Trail of the Ancients Scenic Byway – NM


  • DesignationNational Scenic Byway (2021)
  • Intrinsic QualitiesArcheological
  • LocationNM, CO, UT
  • Length181.3 of 480 total miles
Byway Visitor Information
NW New Mexico Council of Governments
Statewide Byway Partners
New Mexico Department of Transportation
New Mexico Tourism Department
The painted pottery bowl
Mike Nelson Photo


The Trail of the Ancients Scenic Byway provides a unique, well-preserved view of the history, memories, and traditions of the native peoples who lived in the American Southwest as hunters and gatherers thousands of years ago. The region and the scenic byway protect sacred archaeological remains and cultural and historic sites and allow visitors to immerse themselves in the natural beauty of the landscapes while experiencing ancient native cultures.

Local Byway Partners

Story of the Byway

The Trail of the Ancients Scenic Byway ushers travelers into the world of ancient southwest American history. For 20,000 years our ancestors lived here as hunters and gatherers – nomads trailing the big game of our most distant memories. Over millennia of great change, they learned to domesticate their food sources and became the farmers who founded the towns that make this America’s archaeological heartland. This region, and the Trail of the Ancients Scenic Byway, preserves sacred archaeological remains and cultural and historical sites. Prehistoric, Native American archaeology is abundant along this Byway, and the archaeological sites present direct connections to the oral histories that are still passed from generation to generation and provide a glimpse into the evolution of humans in the American Southwest. Cliff dwellings and ancient lost cities are prevalent along the route, are hidden in the beautiful canyons, and are conserved for travelers and hikers to explore. Rock art is preserved on sandstone slabs, and traditional markets and vendors preserve the traditions of their ancestors in the villages scattered in the region. Travelers can experience a wealth of Anasazi history and stunning cultural and archaeological sites including the Chaco Canyon National Park and El Morro National Monument. The Trail of the Ancients Scenic Byway carries inquisitive visitors back thousands of years through the raw natural beauty of the one-of-a-kind archaeological sites and the vast surrounding landscapes.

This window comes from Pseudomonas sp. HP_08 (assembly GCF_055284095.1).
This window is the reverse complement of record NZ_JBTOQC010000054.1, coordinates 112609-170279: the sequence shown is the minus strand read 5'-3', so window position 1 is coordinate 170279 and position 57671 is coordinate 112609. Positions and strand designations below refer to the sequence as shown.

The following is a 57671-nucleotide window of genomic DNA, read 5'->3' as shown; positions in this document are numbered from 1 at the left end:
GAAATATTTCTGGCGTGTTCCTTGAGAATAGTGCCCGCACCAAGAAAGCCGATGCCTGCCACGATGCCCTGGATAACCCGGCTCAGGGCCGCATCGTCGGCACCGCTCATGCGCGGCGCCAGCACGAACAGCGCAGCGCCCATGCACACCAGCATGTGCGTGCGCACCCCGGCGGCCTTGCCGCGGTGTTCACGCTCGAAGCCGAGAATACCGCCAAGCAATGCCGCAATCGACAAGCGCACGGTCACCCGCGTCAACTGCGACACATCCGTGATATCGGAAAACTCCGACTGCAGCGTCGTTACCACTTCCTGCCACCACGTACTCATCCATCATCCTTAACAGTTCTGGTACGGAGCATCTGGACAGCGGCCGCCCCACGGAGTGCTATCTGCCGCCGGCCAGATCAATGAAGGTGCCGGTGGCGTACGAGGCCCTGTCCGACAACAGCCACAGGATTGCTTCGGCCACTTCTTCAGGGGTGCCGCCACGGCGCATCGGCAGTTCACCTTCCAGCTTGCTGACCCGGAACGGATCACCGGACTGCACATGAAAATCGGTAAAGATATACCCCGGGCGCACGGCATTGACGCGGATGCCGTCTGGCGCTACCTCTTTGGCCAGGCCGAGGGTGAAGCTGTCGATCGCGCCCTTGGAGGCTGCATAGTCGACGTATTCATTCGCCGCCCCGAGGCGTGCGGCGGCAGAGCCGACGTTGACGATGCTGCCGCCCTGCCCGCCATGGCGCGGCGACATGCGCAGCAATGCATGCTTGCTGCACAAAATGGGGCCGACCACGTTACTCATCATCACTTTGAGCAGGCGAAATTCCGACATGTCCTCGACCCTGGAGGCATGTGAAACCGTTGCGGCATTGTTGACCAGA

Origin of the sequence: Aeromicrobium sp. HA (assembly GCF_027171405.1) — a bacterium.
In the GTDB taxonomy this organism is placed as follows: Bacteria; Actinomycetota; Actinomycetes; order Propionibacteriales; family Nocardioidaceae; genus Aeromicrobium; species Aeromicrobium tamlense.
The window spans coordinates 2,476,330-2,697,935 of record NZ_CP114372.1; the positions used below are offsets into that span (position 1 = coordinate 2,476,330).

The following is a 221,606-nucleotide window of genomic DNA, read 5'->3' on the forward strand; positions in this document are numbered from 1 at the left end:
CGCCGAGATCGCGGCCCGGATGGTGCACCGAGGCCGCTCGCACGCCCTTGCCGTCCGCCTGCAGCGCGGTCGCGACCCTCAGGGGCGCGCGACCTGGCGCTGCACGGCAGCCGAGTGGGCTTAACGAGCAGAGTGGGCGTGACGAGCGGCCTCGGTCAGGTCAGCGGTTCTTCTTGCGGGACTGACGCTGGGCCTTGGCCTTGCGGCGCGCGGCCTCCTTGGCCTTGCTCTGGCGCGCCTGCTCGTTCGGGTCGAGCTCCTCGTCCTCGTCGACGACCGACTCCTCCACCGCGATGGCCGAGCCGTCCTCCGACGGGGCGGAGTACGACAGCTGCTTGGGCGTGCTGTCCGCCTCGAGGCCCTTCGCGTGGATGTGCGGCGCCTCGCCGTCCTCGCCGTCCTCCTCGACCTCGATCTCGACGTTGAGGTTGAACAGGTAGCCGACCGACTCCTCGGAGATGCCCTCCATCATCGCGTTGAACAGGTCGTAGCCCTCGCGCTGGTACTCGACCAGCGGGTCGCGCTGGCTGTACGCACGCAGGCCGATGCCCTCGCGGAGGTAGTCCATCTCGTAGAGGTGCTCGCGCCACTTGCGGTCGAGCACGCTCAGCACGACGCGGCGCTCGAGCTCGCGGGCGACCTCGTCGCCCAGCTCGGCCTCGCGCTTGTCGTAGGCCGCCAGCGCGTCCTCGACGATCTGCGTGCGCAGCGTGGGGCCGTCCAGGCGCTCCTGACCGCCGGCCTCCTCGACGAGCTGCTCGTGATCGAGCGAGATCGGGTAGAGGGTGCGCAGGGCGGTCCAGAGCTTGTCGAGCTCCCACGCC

Driving Directions

Beginning at Chaco Canyon and driving south out of the park, you will pass through an incredibly quiet landscape full of ancient native ruins. The byway near Crownpoint, a town well-known for its monthly Navajo Rug auction, winds through sandstone buttes. Driving west, El Morro National Monument will emerge suddenly. Head towards Farmington on US 64. In the outskirts of Farmington, the ruins of two pueblos are open to the public: Aztec Ruins National Monument and Salmon Ruins, and the breathtaking shapes of the badlands are a must-see. The drive west on US 64 towards the Arizona border accentuates the splendor of the Trail of the Ancients, as the road descends a canyon filled with yellow- and gray-striped hills.

Points of Interest

  • Chaco Canyon (Chaco Culture National Historical Park)

    Formerly a major ceremonial and trade center, this UNESCO World Heritage site was active from 850-1250 A.D. and is regarded as central to the ancestral Puebloan culture. It is located in a canyon that contains the largest excavated ruins in the Southwest.

  • El Morro National Monument

    A crucial waterhole hidden at the base of a sandstone bluff made El Morro a popular campsite for hundreds of years, and Ancestral Puebloans, Spanish and American travelers have carved over 2,000 signatures, dates, messages, and petroglyphs.

  • Aztec Ruins National Monument

    Stunning 900-year-old preserved ancestral Pueblo ruins and structures


  • Explore the Trail of the Ancients

    Begin your journey at the Chaco Canyon. The Chacoan people combined pre-planned architectural designs, astronomical alignments, geometry, landscaping, and engineering to create an ancient urban center of spectacular public architecture. The undulating 2-foot thick walls, stacked thin sand-colored stones, still inspire awe.

    From here, travel south to Crownpoint, known for its monthly Navajo Rug actions, then wind through sandstone buttes right out of a John Wayne western. Stop by the New Mexico Mining Museum or the El Malpais National Monument, where molten lava created an eera world of lava tubes, cinder cones, pressure ridges, and an ice cave.

    As you drive west, the El Morro National Monument appears suddenly on the horizon like a huge ocean liner. El Morro was an important stop for travelers in the region, who often carved their names in the soft sandstone walls of the butte.

    Head to Farmington on U.S.64. With its wealth of water, it's not surprising that the Farmington area was a busy place in prehistoric times. The ruins of two pueblos are open to the public: Aztec Ruins National Monument and Salmon Ruins. Both of these Chacoan outliers were settled in the eleventh century. If you've always wanted to go to the moon but never had the opportunity, visit the badlands. The fantastically colored and shaped formations were created by the erosion of geological strata of varying colors and resistance.

    The drive west on U.S.64 to the Arizona border captures the essence of the Trail of the Ancients. The road descends a canyon filled with yellow- and gray-striped hills. The bright green swath of a wash dazzles among subtle earth tones.

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